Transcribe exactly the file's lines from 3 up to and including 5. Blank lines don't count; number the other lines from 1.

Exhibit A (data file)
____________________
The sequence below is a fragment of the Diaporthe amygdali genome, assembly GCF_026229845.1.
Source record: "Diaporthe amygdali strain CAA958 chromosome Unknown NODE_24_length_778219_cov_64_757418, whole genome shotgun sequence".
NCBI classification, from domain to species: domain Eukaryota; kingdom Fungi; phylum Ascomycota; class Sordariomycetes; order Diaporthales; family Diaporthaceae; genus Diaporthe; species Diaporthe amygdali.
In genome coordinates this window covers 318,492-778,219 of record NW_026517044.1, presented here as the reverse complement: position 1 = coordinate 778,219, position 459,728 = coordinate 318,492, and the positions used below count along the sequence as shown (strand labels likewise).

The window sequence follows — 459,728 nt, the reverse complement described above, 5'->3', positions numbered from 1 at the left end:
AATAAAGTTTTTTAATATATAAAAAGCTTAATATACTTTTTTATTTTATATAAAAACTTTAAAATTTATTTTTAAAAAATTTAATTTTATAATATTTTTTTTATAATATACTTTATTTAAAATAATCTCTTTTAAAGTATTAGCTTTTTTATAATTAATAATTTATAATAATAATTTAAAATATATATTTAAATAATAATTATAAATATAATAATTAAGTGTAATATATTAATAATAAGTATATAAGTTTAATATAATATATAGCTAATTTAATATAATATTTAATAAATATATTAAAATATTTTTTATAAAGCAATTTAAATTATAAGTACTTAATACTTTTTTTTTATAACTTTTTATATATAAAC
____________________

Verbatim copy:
NCBI classification, from domain to species: domain Eukaryota; kingdom Fungi; phylum Ascomycota; class Sordariomycetes; order Diaporthales; family Diaporthaceae; genus Diaporthe; species Diaporthe amygdali.
In genome coordinates this window covers 318,492-778,219 of record NW_026517044.1, presented here as the reverse complement: position 1 = coordinate 778,219, position 459,728 = coordinate 318,492, and the positions used below count along the sequence as shown (strand labels likewise).

The window sequence follows — 459,728 nt, the reverse complement described above, 5'->3', positions numbered from 1 at the left end: